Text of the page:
A few weeks ago I wrote about a nest of Plover eggs that I had been watching for a while. I just happened upon it one day while I was taking one of my early morning walks in the neighborhood. The male and female parents would throw a fit every time I walked by. When I started stopping to take close up pictures of the eggs, they got even crazier. It got to the point where I thought they were going to come try and peck at me.
Every time I came by, one of the birds would fly in front of me and squawk loudly while leading me away. Even after the eggs hatched they’ve kept up this practice. Sometimes, they continue walking with me for about a quarter of a mile until I reach my house. And yes, they seem to know where I live.
It’s always fun when you get a chance to interact with wild animals. It’s almost as if these birds have been scolding me for intruding on their day. They’re telling me they don’t trust me and to show it, they chaperone me to my house, ensuring I don’t make trouble.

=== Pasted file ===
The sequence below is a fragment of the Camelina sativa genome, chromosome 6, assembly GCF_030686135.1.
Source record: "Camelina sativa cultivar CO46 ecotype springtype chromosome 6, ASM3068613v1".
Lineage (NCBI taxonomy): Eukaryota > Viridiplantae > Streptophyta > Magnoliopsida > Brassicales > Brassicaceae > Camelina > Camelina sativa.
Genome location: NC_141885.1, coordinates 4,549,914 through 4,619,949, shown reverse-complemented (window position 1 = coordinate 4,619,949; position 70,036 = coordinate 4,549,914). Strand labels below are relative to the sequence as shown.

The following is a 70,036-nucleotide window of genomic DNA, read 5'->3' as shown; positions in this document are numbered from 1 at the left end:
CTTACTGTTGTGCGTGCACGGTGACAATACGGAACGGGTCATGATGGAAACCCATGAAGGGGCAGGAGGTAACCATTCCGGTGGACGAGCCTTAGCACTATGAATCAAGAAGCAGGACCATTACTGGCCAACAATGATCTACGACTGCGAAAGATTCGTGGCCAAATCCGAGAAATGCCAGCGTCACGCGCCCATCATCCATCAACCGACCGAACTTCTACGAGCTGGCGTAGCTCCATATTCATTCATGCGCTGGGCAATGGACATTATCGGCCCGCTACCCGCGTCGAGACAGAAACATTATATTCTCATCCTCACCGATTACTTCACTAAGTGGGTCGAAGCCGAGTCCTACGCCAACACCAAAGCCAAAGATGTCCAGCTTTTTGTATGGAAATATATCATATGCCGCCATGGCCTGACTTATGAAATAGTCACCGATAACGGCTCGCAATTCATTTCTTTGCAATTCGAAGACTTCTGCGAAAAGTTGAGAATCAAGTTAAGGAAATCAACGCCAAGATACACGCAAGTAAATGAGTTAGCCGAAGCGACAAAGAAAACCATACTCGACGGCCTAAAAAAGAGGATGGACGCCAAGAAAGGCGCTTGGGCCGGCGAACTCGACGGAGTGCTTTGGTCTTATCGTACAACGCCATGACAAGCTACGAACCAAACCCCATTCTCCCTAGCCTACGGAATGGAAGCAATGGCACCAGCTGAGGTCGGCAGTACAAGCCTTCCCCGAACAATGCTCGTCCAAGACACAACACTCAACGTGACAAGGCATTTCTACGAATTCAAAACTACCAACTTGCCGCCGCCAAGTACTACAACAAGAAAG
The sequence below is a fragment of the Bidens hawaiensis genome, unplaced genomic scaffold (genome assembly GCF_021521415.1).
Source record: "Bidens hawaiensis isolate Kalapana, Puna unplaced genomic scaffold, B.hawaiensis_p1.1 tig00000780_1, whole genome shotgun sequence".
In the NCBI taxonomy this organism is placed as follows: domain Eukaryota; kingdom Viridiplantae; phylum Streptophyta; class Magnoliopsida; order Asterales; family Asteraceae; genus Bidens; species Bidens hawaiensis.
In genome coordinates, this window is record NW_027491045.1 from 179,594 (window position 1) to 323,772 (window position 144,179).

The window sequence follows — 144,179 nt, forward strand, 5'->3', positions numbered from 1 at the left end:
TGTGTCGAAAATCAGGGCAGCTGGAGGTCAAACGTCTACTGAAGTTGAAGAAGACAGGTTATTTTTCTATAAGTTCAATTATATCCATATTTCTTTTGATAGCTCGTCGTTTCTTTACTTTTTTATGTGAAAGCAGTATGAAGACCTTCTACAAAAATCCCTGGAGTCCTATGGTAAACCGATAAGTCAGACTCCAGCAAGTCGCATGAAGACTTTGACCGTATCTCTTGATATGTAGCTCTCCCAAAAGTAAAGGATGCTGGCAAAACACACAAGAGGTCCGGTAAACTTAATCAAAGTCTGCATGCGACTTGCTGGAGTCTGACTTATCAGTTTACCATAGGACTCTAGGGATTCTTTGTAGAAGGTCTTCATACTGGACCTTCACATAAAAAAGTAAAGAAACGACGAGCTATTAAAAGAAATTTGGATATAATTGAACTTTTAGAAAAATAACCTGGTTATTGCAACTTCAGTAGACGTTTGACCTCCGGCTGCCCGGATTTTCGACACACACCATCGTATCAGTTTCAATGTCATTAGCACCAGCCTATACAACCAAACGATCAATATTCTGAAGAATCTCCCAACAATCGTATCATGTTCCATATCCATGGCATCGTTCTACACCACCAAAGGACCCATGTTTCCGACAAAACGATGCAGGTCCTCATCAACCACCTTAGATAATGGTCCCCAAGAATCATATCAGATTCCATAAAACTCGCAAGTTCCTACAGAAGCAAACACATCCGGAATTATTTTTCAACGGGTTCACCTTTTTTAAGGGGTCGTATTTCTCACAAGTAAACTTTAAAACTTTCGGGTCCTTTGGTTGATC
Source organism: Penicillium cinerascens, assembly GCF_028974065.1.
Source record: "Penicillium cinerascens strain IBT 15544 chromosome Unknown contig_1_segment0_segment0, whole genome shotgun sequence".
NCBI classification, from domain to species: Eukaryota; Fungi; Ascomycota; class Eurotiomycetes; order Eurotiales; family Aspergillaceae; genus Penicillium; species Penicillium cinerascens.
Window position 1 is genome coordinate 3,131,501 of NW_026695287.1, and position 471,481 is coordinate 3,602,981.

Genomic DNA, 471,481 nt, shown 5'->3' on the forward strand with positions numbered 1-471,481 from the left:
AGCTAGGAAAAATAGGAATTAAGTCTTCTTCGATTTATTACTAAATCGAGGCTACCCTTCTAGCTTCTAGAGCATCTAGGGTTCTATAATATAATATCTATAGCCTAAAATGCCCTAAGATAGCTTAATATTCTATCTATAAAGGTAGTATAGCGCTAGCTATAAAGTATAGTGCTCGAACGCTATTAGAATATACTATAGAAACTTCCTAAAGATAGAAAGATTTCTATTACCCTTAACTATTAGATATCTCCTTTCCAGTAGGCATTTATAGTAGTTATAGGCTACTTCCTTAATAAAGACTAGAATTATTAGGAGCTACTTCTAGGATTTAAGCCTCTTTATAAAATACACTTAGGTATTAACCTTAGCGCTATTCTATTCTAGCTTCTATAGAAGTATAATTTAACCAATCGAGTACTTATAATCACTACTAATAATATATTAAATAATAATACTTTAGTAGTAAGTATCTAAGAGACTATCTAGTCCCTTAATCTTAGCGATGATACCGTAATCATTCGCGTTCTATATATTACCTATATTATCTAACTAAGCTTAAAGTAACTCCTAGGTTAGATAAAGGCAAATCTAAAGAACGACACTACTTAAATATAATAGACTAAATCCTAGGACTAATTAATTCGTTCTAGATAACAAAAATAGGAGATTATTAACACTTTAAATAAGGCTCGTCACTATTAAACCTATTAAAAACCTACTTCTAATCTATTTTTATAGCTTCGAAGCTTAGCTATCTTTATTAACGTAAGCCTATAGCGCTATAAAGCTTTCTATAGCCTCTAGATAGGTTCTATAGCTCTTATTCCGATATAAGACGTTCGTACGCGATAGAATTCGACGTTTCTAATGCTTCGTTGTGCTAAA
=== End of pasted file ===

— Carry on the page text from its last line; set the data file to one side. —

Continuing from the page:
When this first started happening, my kids were convinced I was in the middle of a fantasy story. They told me to follow the Plover wherever it went because it could lead to a magical portal into a different dimension or world. So far, I haven’t seen any portals appearing before me. But I still keep my eyes open.
I watched a TEDx talk yesterday called Why Comfort will Ruin Your Life, by Bill Eckstrom. Bill’s central point was that only through the discomfort of complexity in our lives can we grow.
It got me thinking about my own life and how many years I wasted seeking out comfort. Instead of achieving growth, I was largely stagnant. We seek out comfort because it feels good. Sometimes we seek it out because we fear the unknown and the unpredictable. In a comfortable state, everything is in order and can be anticipated. In a state of disorder, we don’t always know outcomes.
I remember once in college my professor encouraged us to take a summer internship that promised to teach certain technology skills that could lead to a high paying career. But out of fear, I didn’t even bother applying.